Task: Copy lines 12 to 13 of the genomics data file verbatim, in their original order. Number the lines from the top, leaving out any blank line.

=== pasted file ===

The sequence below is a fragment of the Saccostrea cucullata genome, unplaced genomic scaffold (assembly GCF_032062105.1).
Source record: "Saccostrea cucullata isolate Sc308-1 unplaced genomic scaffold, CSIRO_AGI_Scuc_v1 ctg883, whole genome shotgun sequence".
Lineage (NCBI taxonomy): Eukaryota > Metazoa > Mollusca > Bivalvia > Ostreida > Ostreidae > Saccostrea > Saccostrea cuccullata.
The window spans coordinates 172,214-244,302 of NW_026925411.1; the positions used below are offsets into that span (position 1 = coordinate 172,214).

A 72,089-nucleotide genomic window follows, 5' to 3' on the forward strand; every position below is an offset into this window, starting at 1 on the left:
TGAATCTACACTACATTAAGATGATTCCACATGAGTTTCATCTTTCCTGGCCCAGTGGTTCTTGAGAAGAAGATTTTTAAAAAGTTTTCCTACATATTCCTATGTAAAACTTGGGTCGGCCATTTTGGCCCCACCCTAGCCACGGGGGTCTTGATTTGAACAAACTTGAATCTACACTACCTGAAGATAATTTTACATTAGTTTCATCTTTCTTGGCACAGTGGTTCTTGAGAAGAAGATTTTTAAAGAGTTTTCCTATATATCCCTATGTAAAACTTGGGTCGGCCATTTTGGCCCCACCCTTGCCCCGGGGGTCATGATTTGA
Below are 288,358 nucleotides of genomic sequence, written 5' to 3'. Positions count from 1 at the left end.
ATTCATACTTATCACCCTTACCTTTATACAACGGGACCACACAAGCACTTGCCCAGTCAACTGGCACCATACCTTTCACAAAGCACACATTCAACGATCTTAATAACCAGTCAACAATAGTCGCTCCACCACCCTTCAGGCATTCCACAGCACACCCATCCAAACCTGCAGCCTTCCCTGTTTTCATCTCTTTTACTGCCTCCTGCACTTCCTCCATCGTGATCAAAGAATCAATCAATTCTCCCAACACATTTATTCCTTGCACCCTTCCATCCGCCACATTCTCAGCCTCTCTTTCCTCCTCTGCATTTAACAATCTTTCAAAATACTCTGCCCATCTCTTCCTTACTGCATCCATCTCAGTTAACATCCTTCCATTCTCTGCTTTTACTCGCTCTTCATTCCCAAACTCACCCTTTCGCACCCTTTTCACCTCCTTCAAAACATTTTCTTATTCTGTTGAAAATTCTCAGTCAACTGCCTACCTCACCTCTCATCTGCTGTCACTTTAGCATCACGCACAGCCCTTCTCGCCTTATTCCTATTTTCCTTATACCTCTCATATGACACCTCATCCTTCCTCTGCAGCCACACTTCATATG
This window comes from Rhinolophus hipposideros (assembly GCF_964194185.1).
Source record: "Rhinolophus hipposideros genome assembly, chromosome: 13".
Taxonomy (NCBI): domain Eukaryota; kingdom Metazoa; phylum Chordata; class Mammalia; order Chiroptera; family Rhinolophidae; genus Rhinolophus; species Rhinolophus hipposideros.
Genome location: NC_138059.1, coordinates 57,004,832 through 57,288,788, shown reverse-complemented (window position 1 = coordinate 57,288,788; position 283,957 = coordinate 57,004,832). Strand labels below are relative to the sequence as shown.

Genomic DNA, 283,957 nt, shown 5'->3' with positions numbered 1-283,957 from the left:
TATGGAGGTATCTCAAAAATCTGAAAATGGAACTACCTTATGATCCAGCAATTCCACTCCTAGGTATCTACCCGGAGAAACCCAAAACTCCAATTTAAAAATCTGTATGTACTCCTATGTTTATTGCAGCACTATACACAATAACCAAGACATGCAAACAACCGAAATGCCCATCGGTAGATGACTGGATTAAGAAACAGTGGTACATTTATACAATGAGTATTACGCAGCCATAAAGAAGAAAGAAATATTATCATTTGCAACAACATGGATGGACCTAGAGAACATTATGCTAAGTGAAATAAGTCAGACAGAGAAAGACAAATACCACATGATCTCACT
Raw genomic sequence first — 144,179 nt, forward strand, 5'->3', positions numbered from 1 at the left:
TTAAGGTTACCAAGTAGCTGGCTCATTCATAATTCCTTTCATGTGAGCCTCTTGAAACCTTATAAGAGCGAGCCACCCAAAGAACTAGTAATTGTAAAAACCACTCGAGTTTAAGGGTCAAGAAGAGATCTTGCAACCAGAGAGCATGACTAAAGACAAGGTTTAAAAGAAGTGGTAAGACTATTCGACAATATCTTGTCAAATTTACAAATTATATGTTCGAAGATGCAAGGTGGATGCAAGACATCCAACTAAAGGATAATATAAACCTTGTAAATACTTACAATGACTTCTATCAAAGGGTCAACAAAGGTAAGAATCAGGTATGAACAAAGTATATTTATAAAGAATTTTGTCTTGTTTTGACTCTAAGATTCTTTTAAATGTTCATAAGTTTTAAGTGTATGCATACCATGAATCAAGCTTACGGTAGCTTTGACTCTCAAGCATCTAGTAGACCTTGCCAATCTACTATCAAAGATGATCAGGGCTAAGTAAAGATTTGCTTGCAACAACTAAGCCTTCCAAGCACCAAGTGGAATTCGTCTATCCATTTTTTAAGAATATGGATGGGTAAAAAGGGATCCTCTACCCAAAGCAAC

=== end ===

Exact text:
Genome location: NC_138059.1, coordinates 57,004,832 through 57,288,788, shown reverse-complemented (window position 1 = coordinate 57,288,788; position 283,957 = coordinate 57,004,832). Strand labels below are relative to the sequence as shown.

Genomic DNA, 283,957 nt, shown 5'->3' with positions numbered 1-283,957 from the left: